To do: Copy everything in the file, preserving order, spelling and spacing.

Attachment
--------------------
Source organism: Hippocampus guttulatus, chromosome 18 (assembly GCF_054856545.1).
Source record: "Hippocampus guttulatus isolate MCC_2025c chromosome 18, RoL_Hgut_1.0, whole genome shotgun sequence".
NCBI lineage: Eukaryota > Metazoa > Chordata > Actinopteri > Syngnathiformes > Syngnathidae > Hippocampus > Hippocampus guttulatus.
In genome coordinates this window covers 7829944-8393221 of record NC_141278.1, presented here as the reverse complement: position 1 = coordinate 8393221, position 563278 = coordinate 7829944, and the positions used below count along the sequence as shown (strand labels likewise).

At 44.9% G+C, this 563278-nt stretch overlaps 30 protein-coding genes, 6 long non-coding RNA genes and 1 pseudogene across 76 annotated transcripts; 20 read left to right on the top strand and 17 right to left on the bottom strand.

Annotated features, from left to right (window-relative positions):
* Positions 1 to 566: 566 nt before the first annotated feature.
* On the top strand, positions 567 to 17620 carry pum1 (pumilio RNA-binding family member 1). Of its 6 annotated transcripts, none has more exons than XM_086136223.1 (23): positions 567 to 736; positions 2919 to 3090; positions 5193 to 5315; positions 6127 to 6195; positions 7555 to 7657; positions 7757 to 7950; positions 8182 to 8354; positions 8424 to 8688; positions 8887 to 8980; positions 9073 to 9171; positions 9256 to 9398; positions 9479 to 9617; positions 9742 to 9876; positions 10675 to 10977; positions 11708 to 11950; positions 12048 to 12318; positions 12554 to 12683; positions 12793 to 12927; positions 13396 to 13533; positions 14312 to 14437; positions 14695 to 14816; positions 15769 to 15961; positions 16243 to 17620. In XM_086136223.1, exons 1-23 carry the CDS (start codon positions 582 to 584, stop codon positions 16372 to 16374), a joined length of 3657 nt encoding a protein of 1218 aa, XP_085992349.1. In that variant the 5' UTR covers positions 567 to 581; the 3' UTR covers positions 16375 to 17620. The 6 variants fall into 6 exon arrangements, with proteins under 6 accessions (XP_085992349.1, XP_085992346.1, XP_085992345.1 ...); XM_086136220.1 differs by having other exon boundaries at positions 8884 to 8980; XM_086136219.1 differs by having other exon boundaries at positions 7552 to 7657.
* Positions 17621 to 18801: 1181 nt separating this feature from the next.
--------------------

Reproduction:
Source organism: Hippocampus guttulatus, chromosome 18 (assembly GCF_054856545.1).
Source record: "Hippocampus guttulatus isolate MCC_2025c chromosome 18, RoL_Hgut_1.0, whole genome shotgun sequence".
NCBI lineage: Eukaryota > Metazoa > Chordata > Actinopteri > Syngnathiformes > Syngnathidae > Hippocampus > Hippocampus guttulatus.
In genome coordinates this window covers 7829944-8393221 of record NC_141278.1, presented here as the reverse complement: position 1 = coordinate 8393221, position 563278 = coordinate 7829944, and the positions used below count along the sequence as shown (strand labels likewise).

At 44.9% G+C, this 563278-nt stretch overlaps 30 protein-coding genes, 6 long non-coding RNA genes and 1 pseudogene across 76 annotated transcripts; 20 read left to right on the top strand and 17 right to left on the bottom strand.

Annotated features, from left to right (window-relative positions):
* Positions 1 to 566: 566 nt before the first annotated feature.
* On the top strand, positions 567 to 17620 carry pum1 (pumilio RNA-binding family member 1). Of its 6 annotated transcripts, none has more exons than XM_086136223.1 (23): positions 567 to 736; positions 2919 to 3090; positions 5193 to 5315; positions 6127 to 6195; positions 7555 to 7657; positions 7757 to 7950; positions 8182 to 8354; positions 8424 to 8688; positions 8887 to 8980; positions 9073 to 9171; positions 9256 to 9398; positions 9479 to 9617; positions 9742 to 9876; positions 10675 to 10977; positions 11708 to 11950; positions 12048 to 12318; positions 12554 to 12683; positions 12793 to 12927; positions 13396 to 13533; positions 14312 to 14437; positions 14695 to 14816; positions 15769 to 15961; positions 16243 to 17620. In XM_086136223.1, exons 1-23 carry the CDS (start codon positions 582 to 584, stop codon positions 16372 to 16374), a joined length of 3657 nt encoding a protein of 1218 aa, XP_085992349.1. In that variant the 5' UTR covers positions 567 to 581; the 3' UTR covers positions 16375 to 17620. The 6 variants fall into 6 exon arrangements, with proteins under 6 accessions (XP_085992349.1, XP_085992346.1, XP_085992345.1 ...); XM_086136220.1 differs by having other exon boundaries at positions 8884 to 8980; XM_086136219.1 differs by having other exon boundaries at positions 7552 to 7657.
* Positions 17621 to 18801: 1181 nt separating this feature from the next.